## nothing like a picture to wire a rotor

http://faculty.etsu.edu/gardnerr/4127/notes/I-7.pdf

We can look at Turing’s schoolboyish appreciation of higher math, as it leads to notions of programming.

One sees why Turing would be good at codes, as he was first taught to reason geometrically – rather than having to study notions of generators, spanning sets, bases etc. from linear algebra. We can see now that to a Turing, the notion of an automorphism group is akin to a software program – specially when you take the semi-direct product of the group and the automorphism group (think input, and program). To a Turing, the automorphism group is just a set of card index organized to translate English to Chinese using an English to German and then a German to Chinese dictionary.

Similarly, the notion of  foundation group or “Structural subgroup” is particularly evident in dihidral groups, which so clearly factor – as one breaks up factor chains of subgroups. The notion of the center then becomes also a programming-style concept – that  which is entirely self-describing and self-sufficient. One can see also the notion of basis, when one then considers quotient groups.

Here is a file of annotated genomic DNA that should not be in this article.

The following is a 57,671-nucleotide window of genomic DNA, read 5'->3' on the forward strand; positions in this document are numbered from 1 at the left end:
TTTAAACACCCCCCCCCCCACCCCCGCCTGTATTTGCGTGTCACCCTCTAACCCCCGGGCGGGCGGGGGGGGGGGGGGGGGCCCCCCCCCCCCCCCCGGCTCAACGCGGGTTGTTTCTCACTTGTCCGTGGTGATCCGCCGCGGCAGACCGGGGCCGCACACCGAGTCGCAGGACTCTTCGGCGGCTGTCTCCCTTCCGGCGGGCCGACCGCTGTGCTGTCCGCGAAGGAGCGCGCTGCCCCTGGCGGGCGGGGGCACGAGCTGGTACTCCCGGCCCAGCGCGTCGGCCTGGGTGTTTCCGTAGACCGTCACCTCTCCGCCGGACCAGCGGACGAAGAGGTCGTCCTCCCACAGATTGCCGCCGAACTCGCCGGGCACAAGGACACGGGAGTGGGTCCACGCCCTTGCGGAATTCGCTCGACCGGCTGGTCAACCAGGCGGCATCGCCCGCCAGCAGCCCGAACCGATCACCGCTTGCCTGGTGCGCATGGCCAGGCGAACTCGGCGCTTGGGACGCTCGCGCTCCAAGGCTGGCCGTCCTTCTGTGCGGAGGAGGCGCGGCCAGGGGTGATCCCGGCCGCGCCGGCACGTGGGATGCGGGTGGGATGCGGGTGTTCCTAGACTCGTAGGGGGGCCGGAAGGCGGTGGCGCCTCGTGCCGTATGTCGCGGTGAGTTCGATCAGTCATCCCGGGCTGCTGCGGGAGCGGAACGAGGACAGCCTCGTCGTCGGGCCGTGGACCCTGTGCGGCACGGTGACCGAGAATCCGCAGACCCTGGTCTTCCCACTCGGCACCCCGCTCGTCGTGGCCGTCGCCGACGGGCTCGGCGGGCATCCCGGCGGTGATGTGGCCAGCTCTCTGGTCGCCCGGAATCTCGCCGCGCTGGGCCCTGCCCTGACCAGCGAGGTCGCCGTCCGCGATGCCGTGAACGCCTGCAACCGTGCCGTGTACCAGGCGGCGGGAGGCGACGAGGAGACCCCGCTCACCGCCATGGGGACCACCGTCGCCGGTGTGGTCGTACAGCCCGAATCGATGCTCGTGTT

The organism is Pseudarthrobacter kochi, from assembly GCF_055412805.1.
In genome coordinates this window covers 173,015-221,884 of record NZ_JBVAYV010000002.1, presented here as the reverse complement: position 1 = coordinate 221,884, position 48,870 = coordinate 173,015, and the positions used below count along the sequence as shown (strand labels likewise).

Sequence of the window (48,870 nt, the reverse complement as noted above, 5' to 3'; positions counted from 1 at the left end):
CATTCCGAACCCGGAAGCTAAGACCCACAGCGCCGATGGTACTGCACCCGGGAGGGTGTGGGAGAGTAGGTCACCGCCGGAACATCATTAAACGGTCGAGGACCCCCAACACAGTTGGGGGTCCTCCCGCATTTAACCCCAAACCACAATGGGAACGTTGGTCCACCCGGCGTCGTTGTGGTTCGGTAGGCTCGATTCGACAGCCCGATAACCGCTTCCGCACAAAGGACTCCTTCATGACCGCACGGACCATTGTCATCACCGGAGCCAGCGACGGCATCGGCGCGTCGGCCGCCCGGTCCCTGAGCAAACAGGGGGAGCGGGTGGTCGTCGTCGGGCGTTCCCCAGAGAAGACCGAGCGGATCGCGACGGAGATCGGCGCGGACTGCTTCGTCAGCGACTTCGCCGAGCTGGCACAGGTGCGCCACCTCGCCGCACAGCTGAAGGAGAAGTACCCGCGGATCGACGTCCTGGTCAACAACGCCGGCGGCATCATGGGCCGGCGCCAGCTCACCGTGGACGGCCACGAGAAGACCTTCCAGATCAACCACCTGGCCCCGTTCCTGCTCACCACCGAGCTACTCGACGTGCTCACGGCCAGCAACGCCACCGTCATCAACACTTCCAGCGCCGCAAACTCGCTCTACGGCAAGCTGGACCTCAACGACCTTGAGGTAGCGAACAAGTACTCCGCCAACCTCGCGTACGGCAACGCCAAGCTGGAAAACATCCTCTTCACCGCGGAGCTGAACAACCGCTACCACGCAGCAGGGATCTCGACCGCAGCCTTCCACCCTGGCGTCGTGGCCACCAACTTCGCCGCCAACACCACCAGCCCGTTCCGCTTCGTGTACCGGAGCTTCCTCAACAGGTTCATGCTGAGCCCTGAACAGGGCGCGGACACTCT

Clearly, we can imagine re-wiring 8 of the 26 positions on an enigma  “drum” according to the picture above; and we can imagine stringing several such rotors in a rotor array. From Turings own analysis, one looks at the array as a composite operator, reducing the variance-distance between the relative proportions fond in the input alphabet to the uniform proportion.

Something about the next 2 pictures totally makes the point that ifs fine to relabel things (using your card indexes). And indeed, a suitable re-labeling really shows up certain underling cycles:

http://www.euclideanspace.com/maths/algebra/realNormedAlgebra/quaternions/transforms/groups/index.htm

Getting to the idea that an operation and a code for that operation can be seen as one and the same thing (so one has operations on numbers – which are operations) is obvious next (without resorting to more advanced von neumann linear operators, etc)

http://www.euclideanspace.com/maths/algebra/realNormedAlgebra/quaternions/transforms/groups/index.htm

It seems pretty clear that Turing was “well taught” quaternions – not as some abstruse branch of math but as a reasoning system for calculating.